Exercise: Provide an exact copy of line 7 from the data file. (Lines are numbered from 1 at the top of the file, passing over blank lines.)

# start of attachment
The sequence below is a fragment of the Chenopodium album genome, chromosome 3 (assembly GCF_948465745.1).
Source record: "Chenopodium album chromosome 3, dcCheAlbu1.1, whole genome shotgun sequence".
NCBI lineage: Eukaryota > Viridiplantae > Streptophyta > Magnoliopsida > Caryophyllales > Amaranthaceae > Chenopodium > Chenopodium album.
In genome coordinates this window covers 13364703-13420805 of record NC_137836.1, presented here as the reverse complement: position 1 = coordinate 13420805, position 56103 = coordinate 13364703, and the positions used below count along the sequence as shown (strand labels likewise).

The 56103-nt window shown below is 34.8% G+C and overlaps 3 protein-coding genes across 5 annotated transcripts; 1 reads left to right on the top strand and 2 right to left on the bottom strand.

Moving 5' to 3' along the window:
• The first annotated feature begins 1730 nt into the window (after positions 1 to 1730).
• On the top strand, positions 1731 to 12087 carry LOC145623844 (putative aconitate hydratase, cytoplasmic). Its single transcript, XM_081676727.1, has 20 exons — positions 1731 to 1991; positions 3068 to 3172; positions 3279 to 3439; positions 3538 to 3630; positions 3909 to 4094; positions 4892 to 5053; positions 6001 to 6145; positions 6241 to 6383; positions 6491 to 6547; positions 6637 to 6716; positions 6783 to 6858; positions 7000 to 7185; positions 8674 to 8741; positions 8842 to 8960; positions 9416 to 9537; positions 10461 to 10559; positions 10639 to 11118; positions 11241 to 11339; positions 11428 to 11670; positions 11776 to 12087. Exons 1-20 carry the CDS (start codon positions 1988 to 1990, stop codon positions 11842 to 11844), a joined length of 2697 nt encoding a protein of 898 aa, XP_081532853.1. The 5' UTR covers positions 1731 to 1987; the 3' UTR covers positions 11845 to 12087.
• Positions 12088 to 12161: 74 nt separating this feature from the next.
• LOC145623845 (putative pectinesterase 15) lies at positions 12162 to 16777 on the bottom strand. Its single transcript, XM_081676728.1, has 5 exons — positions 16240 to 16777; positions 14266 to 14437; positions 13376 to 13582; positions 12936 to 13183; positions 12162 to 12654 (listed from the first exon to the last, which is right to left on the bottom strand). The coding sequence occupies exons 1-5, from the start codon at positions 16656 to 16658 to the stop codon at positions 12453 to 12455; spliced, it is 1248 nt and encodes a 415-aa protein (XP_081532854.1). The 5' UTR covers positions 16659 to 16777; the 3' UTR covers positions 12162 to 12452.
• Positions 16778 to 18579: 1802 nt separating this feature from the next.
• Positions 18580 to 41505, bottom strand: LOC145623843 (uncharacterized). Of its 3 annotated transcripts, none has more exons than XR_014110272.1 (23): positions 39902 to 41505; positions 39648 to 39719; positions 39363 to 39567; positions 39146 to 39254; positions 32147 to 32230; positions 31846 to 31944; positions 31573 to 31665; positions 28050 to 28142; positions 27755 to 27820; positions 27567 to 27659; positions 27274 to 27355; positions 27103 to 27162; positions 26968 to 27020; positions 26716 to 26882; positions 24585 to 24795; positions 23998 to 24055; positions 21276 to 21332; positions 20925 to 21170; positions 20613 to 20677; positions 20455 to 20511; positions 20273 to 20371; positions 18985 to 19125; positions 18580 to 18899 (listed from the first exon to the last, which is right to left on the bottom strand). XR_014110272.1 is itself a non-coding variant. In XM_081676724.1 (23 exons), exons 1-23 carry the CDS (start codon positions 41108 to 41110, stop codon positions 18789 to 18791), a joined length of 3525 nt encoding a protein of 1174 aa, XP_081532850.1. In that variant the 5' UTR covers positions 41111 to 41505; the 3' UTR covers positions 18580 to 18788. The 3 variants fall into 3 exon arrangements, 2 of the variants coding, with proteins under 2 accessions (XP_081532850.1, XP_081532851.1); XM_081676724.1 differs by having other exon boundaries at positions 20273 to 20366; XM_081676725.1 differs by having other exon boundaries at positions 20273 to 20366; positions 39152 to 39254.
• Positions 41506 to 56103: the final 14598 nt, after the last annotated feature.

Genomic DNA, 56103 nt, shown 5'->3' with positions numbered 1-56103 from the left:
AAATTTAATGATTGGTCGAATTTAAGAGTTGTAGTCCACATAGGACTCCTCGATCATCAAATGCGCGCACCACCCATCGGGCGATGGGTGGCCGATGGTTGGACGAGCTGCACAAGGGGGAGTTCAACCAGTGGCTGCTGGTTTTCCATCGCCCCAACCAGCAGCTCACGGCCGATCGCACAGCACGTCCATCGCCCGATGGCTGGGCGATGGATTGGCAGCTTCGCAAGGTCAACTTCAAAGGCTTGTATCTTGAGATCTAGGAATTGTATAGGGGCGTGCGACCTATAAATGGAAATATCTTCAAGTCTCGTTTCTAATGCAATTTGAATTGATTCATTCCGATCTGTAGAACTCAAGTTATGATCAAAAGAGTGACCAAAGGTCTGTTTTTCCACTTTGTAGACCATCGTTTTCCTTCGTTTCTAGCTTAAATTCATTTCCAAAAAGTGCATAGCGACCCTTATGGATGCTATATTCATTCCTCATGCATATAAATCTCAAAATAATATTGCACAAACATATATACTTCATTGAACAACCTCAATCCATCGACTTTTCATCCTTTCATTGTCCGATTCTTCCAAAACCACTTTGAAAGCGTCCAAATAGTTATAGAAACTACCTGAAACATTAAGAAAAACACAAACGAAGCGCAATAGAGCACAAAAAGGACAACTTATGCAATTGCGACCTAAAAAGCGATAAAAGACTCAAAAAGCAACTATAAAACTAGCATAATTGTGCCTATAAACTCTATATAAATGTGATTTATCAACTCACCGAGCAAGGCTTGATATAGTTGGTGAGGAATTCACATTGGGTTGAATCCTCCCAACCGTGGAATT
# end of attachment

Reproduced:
• The first annotated feature begins 1730 nt into the window (after positions 1 to 1730).